When I was a child I used to suffer from homesickness a great deal. After a day or two of wherever I was, I pined for home. I felt a similar feeling when a family member was absent. I would get brother-sick when my brother Justin was away at Boy Scout’s camp, dad-sick when my father would travel to teach in other cities. And mom-sick, oh would I get mom-sick. My mother traveled a great deal for her job and for sport. After a day of her absence I would start crying. A few days later I would stop eating. I remember once when she was in California for a week my dad called her and said, “You’re going to have to come soon or she is going to die. We can’t get her to eat anything.” Homesickness, or my close orientation to my family, was not something I quickly grew out of either. I was the drum major of my High School marching band, a source of great honor and pride. But on the second day of Band Camp, I would call my mother in tears saying, “I’m ready to come home.”

My mom would reply every year, “I anticipated this call. I thought at least you could make it until day four. You’re the leader of the Band Tiffany, you can’t come home right now.”
One day, my mother sat me down said, “While the rest of the family has attended college in Ohio, I want to send you away to school. My fear for you is that you will go to school here and never see how big the world is outside of this city, outside of your home.”
And so we turned down offers to colleges in Ohio and at the ripe young age of 18, I headed to Atlanta bound with a call to ministry, a bible, and a miniskirt and sought to make a life for myself away from home. Committing myself in devotion to God and in service to the Church led me throughout the World. I have lived and ministered in many cities, preached and taught in places all over the country and all over the world. I have come to know, as my mother assured me, the world is indeed a big place and I have found that God is everywhere.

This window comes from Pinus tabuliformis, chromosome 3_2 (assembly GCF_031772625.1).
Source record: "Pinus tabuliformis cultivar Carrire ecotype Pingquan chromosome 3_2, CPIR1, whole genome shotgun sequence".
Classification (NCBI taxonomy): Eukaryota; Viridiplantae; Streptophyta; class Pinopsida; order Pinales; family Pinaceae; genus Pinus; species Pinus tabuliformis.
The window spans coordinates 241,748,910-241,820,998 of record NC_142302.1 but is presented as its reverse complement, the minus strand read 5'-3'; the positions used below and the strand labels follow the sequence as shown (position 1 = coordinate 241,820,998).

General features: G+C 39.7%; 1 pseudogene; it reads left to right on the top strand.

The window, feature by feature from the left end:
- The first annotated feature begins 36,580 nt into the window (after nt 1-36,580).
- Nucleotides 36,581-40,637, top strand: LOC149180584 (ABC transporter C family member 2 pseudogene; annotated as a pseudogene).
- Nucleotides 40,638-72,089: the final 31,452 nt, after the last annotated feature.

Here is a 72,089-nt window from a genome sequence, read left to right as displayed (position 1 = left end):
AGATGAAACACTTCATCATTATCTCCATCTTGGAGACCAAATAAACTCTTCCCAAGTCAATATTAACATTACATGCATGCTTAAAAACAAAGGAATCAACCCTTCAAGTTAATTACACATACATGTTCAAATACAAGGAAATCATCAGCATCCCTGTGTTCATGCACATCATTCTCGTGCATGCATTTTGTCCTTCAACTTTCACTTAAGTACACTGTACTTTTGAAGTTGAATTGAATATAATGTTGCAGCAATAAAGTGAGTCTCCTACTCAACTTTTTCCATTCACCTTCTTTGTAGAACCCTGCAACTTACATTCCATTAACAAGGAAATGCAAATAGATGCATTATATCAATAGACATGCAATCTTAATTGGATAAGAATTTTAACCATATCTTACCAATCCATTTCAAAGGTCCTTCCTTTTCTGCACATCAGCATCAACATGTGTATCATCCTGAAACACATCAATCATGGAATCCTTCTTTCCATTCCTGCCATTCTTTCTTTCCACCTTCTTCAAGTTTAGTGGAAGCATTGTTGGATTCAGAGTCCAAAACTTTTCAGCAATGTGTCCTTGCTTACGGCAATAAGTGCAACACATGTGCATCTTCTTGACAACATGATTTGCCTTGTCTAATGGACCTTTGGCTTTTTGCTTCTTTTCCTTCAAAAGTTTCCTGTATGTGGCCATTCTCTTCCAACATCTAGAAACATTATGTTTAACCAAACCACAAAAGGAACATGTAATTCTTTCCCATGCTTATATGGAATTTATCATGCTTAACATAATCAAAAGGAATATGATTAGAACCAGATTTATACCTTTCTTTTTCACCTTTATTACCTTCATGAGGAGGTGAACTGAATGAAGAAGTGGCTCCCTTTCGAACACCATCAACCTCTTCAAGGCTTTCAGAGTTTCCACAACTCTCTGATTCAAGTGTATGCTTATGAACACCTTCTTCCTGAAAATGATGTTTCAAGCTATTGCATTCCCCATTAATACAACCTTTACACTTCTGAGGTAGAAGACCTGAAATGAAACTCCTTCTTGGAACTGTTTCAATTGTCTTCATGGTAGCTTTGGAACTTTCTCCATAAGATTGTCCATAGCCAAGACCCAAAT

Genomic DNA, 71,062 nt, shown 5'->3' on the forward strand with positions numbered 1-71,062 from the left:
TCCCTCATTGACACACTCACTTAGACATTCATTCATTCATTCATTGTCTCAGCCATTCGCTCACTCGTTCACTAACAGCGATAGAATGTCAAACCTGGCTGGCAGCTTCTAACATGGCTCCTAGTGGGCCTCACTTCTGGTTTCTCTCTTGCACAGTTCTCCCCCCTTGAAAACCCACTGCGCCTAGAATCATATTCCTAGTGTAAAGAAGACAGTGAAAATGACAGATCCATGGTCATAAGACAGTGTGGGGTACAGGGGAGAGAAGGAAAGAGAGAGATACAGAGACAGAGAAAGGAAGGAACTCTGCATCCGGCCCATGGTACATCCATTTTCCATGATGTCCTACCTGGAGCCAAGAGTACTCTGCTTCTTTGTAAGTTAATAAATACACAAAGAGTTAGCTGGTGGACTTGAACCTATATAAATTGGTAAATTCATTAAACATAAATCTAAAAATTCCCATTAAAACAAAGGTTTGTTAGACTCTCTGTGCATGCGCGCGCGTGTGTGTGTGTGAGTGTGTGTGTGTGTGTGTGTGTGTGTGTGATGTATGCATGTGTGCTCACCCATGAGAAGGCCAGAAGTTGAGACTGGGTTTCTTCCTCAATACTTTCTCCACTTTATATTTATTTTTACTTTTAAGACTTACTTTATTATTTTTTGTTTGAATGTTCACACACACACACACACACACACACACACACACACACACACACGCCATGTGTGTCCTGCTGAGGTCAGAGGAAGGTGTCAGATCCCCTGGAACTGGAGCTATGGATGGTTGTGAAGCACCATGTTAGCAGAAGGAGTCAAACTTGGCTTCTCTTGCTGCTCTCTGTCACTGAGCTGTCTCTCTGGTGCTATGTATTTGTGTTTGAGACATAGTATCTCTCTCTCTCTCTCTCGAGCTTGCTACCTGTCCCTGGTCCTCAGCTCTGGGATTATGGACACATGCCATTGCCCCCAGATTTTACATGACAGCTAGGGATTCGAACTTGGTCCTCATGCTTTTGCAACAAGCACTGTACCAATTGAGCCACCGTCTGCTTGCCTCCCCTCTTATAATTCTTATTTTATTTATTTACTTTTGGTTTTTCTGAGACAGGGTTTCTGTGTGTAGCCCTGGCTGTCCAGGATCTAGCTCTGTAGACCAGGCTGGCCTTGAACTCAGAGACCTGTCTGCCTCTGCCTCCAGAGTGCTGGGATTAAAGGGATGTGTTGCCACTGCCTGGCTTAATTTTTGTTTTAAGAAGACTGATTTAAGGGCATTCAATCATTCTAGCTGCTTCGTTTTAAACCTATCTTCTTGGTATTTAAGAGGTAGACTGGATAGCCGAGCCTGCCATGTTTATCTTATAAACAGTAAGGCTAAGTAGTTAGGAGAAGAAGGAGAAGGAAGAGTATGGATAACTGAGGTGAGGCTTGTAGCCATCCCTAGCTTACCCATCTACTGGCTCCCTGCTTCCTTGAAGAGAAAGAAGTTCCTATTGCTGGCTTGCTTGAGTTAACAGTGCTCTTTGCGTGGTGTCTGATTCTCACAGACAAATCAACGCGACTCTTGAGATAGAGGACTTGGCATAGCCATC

While I have found God leading my path every step of the way, and have made community wherever I have landed, every minister will tell you that the journey of ministry can be quite a lonely road. I believe that Jesus acted very intentionally when he sent his disciples out two by two so that they could lean on each other and comfort each other in times of fatigue and duress. Ministers need that. They need people to fill them up after giving all they have to a broken world. They need people who can see and love them without the “pastor persona.”

They need family.

There are not a lot of good models for healthy professional ministry. Due to the scarcity of pastoral positions available in general, and the confining nature of being a woman in ministry in particular, there are not a lot of spaces to state out loud what we need. The expectation is to give and give and give until we burn out or until we die in the pulpit around 72- in both instances being used up to the point that we are no longer healthy to ourselves or useful to the Church.

I defy this model.

I intend to serve God for the rest of my years and to serve God in a way that allows me to thrive and not perish. That begins with stating out loud what I need:

I need people who I can lean on in times of fatigue and duress.

I need a people who can fill me up after giving all that I have to a broken world.

I need people who can love me apart from my work in the Church.

I need my family.

I need to go home.

I’m homesick.

So after much prayer and discernment, I have decided to step down from my position at South Tryon Community Church and will be returning to Columbus, Ohio to spend time with my family. I have several opportunities to serve in Ohio but I have not yet chosen which community I will be serving. I have resisted choosing a community at random just so that I can say I have my next steps planned out.

I would like to thank the Western North Carolina Conference, my mentor James Howell and the Myers Park family for their support in my work and for their support as I took time to discern my calling.

Finally, I would like to thank my beautiful and cherished South Tryon Community Church. I strolled up with a call to ministry, a bible, and a miniskirt and they loved me, supported me, and allowed me to lead them from the first day to the last day. They have been my family. They have been my home. And I am grateful.

The Reverend Tiffany Thomas
South Tryon Community Church
Senior Pastor